Michigan infant, whose death was tied to COVID, had serious health troubles
A two-month-old boy — who Michigan’s top health official said this week had died from COVID-19 — had serious health conditions beyond the virus.
The child was born with gastroschisis, a birth defect in which a baby’s intestines develop outside the body. The condition was listed as the cause of his death Sunday, according to the Milwaukee County Medical examiner’s office, with the coronavirus as one of two complicating factors.
The child died at Children’s Hospital of Wisconsin, but had been home recovering with his parents at their home in Gladstone in Michigan’s Upper Peninsula, according to both his death report and a GoFundMe page set up to raise funds for a gravestone and funeral expenses for the boy.
The medical examiner’s report, obtained by Bridge Michigan, listed two complications contributing to the infant’s death: necrotizing enterocolitis, in which bacteria causes inflammation and infection in the bowels, and COVID-19.
The baby’s death was made public on Wednesday when Dr. Joneigh Khaldun, the state’s chief medical executive, cited it at a media event. Without mentioning the boy or his family by name, she said that it highlighted how the coronavirus can be dangerous to people of all ages, even children.
"Children are not spared from this disease, either," she said. "I was so saddened to hear this week of a two-month old baby in Michigan who died because of COVID-19, and my condolences go out to (his) parents and family."
Studies, she said, show that children are less likely to get “severely ill” from the virus, but “they still can.”
Bridge Michigan could not reach the child’s parents and is not naming the infant. (A reporter with the Detroit Free Press reached the mother Thursday, but she declined comment.)
The complicated medical findings following the boy’s death underscore the challenges in counting COVID-19 deaths.
Bob Wheaton, a spokesperson for the Michigan Department of Health and Human Services, said the state follows national standards. The death must be natural, the virus must be confirmed through a COVID-19 test, and the death must be within 30 days of the onset of COVID-19 or — if longer than 30 days — the “certifying physician identifies COVID-19 as a contributing factor to death,” Wheaton wrote in an email.
Statewide since the pandemic began, “there are fewer than 5 deaths” from COVID-19 among children ages birth to 19, Wheaton said.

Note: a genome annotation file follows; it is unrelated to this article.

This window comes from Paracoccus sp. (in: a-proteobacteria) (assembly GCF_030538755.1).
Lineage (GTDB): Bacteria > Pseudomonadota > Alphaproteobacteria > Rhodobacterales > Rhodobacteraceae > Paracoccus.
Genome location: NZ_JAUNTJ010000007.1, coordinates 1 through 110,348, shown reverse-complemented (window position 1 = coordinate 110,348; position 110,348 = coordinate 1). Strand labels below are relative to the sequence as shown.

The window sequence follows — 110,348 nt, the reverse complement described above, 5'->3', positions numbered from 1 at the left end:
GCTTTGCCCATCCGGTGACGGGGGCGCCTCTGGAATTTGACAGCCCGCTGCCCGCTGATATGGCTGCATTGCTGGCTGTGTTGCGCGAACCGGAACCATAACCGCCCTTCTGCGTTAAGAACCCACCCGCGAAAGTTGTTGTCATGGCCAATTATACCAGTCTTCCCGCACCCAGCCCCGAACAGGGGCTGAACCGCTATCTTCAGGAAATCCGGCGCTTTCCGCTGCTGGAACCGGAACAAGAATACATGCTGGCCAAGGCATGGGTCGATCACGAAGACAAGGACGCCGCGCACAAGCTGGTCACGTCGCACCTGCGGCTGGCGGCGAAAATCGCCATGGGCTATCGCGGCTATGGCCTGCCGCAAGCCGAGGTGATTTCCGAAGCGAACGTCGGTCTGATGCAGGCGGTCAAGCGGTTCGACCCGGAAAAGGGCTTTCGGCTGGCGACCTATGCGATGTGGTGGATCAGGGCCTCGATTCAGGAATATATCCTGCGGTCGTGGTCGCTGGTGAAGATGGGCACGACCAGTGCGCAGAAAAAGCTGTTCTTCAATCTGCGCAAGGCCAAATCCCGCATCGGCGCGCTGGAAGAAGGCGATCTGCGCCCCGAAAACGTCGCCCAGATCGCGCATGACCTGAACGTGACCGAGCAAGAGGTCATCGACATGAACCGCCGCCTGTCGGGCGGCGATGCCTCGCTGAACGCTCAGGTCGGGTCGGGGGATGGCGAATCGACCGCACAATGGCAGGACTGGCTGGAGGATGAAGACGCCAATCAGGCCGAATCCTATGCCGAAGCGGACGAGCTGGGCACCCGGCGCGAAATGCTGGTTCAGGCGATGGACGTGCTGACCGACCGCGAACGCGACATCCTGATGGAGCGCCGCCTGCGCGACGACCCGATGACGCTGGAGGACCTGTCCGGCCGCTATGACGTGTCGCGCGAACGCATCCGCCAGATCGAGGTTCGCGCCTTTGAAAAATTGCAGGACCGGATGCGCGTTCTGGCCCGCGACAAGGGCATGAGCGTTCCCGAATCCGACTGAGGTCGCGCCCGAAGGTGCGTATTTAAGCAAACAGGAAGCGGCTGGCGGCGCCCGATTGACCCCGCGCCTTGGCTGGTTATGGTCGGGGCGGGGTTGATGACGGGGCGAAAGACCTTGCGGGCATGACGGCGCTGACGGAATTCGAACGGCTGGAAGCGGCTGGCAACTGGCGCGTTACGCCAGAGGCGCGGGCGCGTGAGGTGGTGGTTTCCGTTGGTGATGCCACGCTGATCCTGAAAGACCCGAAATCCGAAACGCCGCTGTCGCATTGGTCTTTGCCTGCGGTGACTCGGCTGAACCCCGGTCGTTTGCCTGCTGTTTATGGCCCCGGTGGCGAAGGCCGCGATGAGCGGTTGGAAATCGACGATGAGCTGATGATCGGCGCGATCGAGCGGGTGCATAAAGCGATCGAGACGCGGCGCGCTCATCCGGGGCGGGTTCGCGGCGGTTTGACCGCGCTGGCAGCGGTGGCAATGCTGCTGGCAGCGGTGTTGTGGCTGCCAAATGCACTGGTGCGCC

Doctors had already repaired the baby’s abdominal complications after his birth, according to the medical examiner’s report. After surgery, he was offered “exceptional, incredible care” at C.S. Mott Children’s Hospital in Ann Arbor, according to his obituary.
The photo on the family’s gofundme page shows a smiling little boy with spiked hair, swaddled in a blanket decorated with colorful, spotted dinosaurs.
He “was full of smiles and snuggles for his 74 days of life, bringing joy and happiness to his family and every doctor, nurse, and person who met him,” according to his obituary.
The mother wrote on the GoFundMe site that on September 7, as the infant’s family worked on some home improvements and were grilling outdoors, the baby began throwing up and developed diarrhea.
The couple wanted specialists, and decided to return to Mott, but “bad weather moving throughout the midwest didn't allow for the helicopter to safely land,” the mom wrote.
So on September 8, the family made its way to Children’s Hospital in Wisconsin in Milwaukee.
The next few days had ups and downs. Doctors believed the child would recover, telling his parents at one point they would probably return home the next day.
But “while I was cuddling and comforting our little man, I noticed his skin color taking a turn for the worse and his lips and mouth were turning blue even though he was still breathing,” the mother wrote.
With a lab tech ready to draw blood, his mother wanted to comfort him against the pain of the needle, she wrote.
“As soon as I met his eyes, (her son) threw up and stopped breathing…,” she wrote.
Doctors tried to revive him and the child teetered between life and death for hours, his mother wrote.
“When it was all said and done and Jesus took [the child] to his Heavenly home, we held our lifeless little boy and sobbed over him and kissed him and said our goodbyes,” she said.
The infant, according to the medical examiner’s report, died after “developing acute respiratory symptoms…. The nurse stated that COVID-19 caused his recent issues,” according to the medical examiner’s documents.
A funeral service is planned Tuesday.
Kristen Shamus of the Detroit Free Press contributed to this report.
Bridge Michigan, Michigan Radio and the Detroit Free Press are teaming up to report on Michigan hospitals during the coronavirus pandemic. We will be sharing accounts of the challenges doctors, nurses and other hospital personnel face as they work to treat patients and save lives. If you work in a Michigan hospital, we would love to hear from you. You can contact Robin Erb firstname.lastname@example.org at Bridge, Kristen Jordan Shamus email@example.com at the Free Press, or Kate Wells firstname.lastname@example.org at Michigan Radio.